Review by Alejandro Litovsky
I was intrigued by the invitation of a prime minister to discuss social innovation, so I attended the unusual political meeting last January in Berlin, which was hosted by German Chancellor Angela Merkel. The Chancellor’s message was humble and clear: 2015 will be a critical year for tackling the most complex global challenges of our time – climate change, poverty and resource insecurity, and the sustainability of urban growth. In her view, this will demand of political leaders the difficult task of seeing the ‘bigger picture’ and supporting more integrated solutions.
But the key to the future could lie in the past: the Chancellor said we needed to embrace the ideas of Alexander von Humboldt (1769-1859), a Prussian geographer, naturalist and explorer – a holistic thinker. Humboldt was the first to propose that the continents on either side of the Atlantic Ocean were once joined. His work, the Chancellor reminded us, is relevant to us today because it attempted to connect various branches of scientific knowledge.
Merkel walks her talk. She has pushed Germany’s large-scale energy transition towards efficiency and renewables – its Energiewende. It is a bold move to force the country’s industrial, energy and environmental policies out of their silos to converge in a systemic transformation.
These and other efforts to improve the state of the world are happening in an increasingly volatile and unpredictable environment – one where the changing balance in the geopolitical order is making global agreements more difficult. The bottom line is that companies, governments, civil society and (yes) social investors cannot aspire to build prosperity without building ‘resilience’. To understand what this means for you, reader of Alliance magazine, and how to implement it in your organization or social investment fund, you have to read only one book: The Resilience Dividend by Judith Rodin, president of the Rockefeller Foundation.
Rodin draws on her personal experience during Superstorm Sandy as well as an impressive array of stories from around the world. The core message is compelling: we must see the world with new eyes and understand that social, environmental and economic risks and opportunities do not happen in separate dimensions but are critical components of an interconnected system. The implication of Rodin’s message is immediately graspable: social investment, public policy and corporate strategies must all reconsider how to move from dealing with ‘issues’ to dealing with ‘systems’.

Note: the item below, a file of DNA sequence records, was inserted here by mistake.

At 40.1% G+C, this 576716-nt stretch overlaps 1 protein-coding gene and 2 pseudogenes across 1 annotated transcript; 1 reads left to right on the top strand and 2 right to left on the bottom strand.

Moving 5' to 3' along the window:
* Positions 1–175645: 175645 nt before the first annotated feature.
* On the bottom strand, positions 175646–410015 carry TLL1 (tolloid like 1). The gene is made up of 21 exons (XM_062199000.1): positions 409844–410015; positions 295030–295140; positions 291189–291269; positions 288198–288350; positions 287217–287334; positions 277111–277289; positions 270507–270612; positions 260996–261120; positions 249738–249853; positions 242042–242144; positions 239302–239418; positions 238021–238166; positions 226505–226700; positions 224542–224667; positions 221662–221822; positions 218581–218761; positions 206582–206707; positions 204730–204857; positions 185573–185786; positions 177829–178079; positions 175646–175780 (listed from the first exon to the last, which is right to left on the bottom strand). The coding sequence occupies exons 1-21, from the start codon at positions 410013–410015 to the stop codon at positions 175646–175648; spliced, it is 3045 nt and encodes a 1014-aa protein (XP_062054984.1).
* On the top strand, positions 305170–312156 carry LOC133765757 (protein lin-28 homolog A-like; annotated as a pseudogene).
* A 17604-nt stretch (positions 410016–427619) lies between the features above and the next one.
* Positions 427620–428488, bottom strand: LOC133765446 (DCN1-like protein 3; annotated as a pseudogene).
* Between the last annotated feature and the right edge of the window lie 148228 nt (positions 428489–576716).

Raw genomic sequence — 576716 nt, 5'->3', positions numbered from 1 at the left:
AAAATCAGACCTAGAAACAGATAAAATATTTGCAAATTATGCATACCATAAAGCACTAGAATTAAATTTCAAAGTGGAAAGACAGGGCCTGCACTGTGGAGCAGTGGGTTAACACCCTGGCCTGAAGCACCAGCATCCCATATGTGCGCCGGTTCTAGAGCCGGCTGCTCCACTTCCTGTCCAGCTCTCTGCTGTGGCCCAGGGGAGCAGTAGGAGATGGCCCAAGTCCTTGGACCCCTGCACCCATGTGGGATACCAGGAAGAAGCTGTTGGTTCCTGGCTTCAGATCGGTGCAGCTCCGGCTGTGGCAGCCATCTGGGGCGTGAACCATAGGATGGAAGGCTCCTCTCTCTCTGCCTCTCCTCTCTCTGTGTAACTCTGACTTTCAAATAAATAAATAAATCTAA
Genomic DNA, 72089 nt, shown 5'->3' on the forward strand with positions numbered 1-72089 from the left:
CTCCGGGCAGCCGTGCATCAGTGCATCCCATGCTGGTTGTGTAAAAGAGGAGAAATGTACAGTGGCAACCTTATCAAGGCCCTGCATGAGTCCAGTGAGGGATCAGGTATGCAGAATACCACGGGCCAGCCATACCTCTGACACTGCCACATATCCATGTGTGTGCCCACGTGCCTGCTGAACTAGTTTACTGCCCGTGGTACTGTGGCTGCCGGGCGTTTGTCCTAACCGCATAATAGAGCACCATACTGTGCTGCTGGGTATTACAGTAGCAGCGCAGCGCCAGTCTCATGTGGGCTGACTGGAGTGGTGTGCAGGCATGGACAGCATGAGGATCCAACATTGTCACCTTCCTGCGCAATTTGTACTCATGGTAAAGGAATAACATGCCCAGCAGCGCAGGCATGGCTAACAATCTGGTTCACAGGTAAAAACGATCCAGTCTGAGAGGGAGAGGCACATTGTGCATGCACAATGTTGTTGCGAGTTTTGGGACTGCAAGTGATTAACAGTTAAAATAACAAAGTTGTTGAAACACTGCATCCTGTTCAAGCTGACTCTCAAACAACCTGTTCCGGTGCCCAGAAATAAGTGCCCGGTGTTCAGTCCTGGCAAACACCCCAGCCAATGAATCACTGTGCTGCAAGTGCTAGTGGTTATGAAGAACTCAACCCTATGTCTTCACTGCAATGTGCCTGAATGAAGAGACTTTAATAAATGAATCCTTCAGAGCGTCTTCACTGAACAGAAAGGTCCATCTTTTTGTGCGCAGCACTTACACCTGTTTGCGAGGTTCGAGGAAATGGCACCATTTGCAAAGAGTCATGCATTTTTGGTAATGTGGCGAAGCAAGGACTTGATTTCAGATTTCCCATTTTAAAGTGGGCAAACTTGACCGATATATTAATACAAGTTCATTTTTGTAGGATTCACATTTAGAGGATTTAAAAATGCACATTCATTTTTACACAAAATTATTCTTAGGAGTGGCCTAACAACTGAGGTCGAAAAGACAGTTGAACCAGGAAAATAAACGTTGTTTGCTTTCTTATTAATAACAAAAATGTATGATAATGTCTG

The book provides a tour de force of why and how resilience matters in different countries, industries and settings. Everywhere vulnerabilities must be addressed through new investment. Rodin outlines three areas of opportunity: strengthening infrastructure, as illustrated by the upgrading of San Francisco’s built environment; increasing connectivity through transport investments, showing how the investment in a new Metro system in the city of Medellin, Colombia, helped reduce crime and improve the city’s vibrancy and well-being; and finally risk transfer, showing the role that insurance companies can play in protecting assets in the face of natural disasters such as those that have recently hit the US and Japan.
Judith Rodin’s book will prove to be essential reading to leaders across sectors that are addressing the complexity of challenges facing humanity. Beyond the book, Rodin is also walking her talk: translating these ideas into action, investments and new partnerships that are evident in the strategic alignment of the Rockefeller Foundation.
It strikes me that Judith Rodin and Angela Merkel have something in common. Their work shows that leadership in the 21st century requires a new mindset. Integrated thinking must now be at the centre of decisions that deal with an increasingly complex and interdependent world. The Resilience Dividend should be compulsory reading in the social investment community.
Alejandro Litovsky is the founder and CEO of the Earth Security Group. Email: firstname.lastname@example.org
About the book